Home Austria Austria (n): Not Australia, and Not Germany Either

Austria (n): Not Australia, and Not Germany Either

by Mitchell Sullivan
Kapuzinenberg salzburg austria study abroad

Last Updated on September 24, 2015 by

Hello Everyone,

Before I start talking about my first weeks in Austria, let me start my introducing myself! I’m Mitch Sullivan, a twenty year-old student from The University of St. Thomas in Minnesota. This year, though, I am studying through AIFS at the University of Salzburg in Salzburg, Austria. At school, I am majoring in Political Science, International Studies, and German Language, and I am also involved with Mock Trial, Model UN, and working at the Twin Cities German Immersion School. Ideally, I would like to work in policy or intelligence for the government, but we’ll see where the wind takes me when I graduate!

Let’s not talk about life after graduation now, though, because there are plenty of more exciting things to discuss, like all that I have experienced in the past week!


On Friday, September 4th I boarded a London-bound American Airlines flight. AIFS gave us the option to spend the weekend in London before heading to Salzburg, which is one of many aspects that made AIFS stand out among other programs. The weekend included accommodation in a centrally located hotel, a guided tour of the city, and plenty of free time to explore with other students in the program. I did, of course, try traditional English fish and chips; I personally did not enjoy it, but now I can say that the first time I had fish and chips was in London! Combining jetlag and long days of sightseeing on Saturday and Sunday, the 3:00 AM wakeup call on Monday morning to catch our flight to Munich came all too soon.

The Arrival

Two AIFS representatives, Hannah and Ingeborg, met us at The Munich Airport. They accompanied us on the two-hour bus ride from Munich to Salzburg, along the way distributing our welcome packages, housing information, and a light breakfast. I could not be more pleased with my assigned accommodation! I live on Linzer Gasse at Institut St. Sebastian in a single room (even though I have bunk beds). It is unbelievable how centrally located this place is – I am about a five minute walk from The Mirabell Gardens, and a twenty minute walk from The University. For a point of reference, the above photo is the view from the bridge directly above my dorm.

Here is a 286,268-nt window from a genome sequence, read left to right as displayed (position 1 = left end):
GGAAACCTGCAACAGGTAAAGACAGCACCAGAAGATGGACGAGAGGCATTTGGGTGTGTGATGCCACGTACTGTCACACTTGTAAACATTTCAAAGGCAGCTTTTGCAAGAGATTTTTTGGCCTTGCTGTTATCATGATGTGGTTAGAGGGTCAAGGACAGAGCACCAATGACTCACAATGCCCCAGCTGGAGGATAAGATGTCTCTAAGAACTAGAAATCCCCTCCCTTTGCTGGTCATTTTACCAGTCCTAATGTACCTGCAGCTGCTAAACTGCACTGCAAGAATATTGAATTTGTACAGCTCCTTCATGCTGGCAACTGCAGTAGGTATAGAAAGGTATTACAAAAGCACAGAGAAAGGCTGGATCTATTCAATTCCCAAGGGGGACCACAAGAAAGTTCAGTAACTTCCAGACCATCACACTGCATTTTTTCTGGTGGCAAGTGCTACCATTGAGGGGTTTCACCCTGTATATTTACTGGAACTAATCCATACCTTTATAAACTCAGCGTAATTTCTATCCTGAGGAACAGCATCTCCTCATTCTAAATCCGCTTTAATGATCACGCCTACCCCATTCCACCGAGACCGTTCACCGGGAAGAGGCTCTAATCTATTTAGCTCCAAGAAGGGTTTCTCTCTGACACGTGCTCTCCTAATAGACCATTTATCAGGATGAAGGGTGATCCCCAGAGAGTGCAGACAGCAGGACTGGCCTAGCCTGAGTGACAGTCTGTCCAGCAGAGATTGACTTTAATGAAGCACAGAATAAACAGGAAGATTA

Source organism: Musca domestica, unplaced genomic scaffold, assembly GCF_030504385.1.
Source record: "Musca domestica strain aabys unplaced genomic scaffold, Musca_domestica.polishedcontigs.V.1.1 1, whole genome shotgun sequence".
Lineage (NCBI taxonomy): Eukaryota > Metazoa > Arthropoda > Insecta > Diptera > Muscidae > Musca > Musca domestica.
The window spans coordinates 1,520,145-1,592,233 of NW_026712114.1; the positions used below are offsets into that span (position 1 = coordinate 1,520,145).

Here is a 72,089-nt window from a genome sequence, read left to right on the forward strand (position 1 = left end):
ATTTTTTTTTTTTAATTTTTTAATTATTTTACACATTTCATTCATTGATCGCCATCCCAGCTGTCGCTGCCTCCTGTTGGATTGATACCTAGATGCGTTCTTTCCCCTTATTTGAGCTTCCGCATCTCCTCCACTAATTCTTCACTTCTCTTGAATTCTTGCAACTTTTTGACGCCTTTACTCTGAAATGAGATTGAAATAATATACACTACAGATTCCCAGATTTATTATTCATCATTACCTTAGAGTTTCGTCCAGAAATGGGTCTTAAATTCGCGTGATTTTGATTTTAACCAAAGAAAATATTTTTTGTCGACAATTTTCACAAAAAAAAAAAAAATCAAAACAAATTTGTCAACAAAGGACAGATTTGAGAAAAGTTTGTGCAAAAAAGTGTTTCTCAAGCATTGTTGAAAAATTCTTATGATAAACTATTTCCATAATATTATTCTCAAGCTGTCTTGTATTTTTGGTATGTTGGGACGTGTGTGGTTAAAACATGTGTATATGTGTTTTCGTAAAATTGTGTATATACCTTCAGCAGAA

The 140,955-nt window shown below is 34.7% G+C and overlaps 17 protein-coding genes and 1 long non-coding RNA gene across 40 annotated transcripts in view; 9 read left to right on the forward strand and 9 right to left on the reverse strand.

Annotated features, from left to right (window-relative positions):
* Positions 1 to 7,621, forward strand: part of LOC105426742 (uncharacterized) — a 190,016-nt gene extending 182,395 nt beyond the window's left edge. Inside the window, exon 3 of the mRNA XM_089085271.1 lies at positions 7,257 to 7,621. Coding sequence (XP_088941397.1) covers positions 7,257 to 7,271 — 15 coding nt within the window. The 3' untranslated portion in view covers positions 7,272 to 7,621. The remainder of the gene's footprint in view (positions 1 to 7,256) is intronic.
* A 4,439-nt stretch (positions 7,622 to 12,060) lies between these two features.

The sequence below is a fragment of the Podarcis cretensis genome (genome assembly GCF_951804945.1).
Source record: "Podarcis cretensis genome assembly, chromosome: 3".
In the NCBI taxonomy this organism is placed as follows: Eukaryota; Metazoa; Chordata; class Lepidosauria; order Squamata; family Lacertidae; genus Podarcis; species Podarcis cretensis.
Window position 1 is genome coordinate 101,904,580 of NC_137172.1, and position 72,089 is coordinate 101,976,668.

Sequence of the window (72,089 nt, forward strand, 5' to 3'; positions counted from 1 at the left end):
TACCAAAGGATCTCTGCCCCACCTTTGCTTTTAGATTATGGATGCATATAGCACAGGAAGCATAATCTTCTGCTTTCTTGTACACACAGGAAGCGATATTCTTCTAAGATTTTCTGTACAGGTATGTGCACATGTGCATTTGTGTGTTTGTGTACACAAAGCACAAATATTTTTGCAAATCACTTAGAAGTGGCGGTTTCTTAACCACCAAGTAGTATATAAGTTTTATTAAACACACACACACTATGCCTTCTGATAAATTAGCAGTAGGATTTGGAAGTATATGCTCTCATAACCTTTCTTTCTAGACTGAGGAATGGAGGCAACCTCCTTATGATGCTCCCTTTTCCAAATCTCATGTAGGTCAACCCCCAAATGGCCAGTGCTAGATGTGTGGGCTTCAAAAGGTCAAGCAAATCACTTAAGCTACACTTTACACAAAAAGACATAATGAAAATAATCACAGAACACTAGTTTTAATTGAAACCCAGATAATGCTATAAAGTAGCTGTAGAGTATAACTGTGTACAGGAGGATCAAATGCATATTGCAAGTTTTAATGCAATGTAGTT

The Language

The first days in Salzburg were filled with tons of information about academics, the city, and Austrian culture provided by AIFS staff. That was short lived, though, as on Tuesday we took a German placement test for the two-week German orientation course. Four levels are offered for orientation: Elementary I, Elementary II, Intermediate, and Intermediate Advanced. Myself and six other students placed into Intermediate Advanced, meaning that we will take Advanced German during the semester. A majority of our 54 students have never studied German before so Elementary I has the most students. I must say that I am very impressed with everyone who is in Elementary I and the effort being put into learning German.

Even though I have had six years of German, I am struggling a bit with the language. In the United States, we learn Standard Deutsch, which nearly everyone in Austria can speak, but Austrians usually conduct everyday jibber-jabber in Austrian German, or Österreichisches Deutsch, which I do not understand at all.

I was under the impression that the difference between Standard German and Austrian German was like that between American and British English. Actually, though, it seems to me more like the difference between American English and Scottish English. Luckily, when I start a conversation in Standard German, Austrians will continue the conversation as such, despite the thick accent. Who knows, though, maybe in my year here I will pick up the dialect! That is definitely one of my goals for the year: to learn the local dialect while still utilizing the German I learned in school.

I’m still adjusting to life here in Austria, but I’m getting used to it fast. It normally takes me several days to get adjusted – passive days, nausea, and all around discomfort is usually the norm. This time, however, there was none of that. Maybe it’s the mountain air! If this past week is any indication of how the semester will go, I am definitely excited for what is to come. My goals for this week are to make a successful trip to the grocery store and to find a place to get a haircut – baby steps to fully adjust to Austrian life!

Bis später

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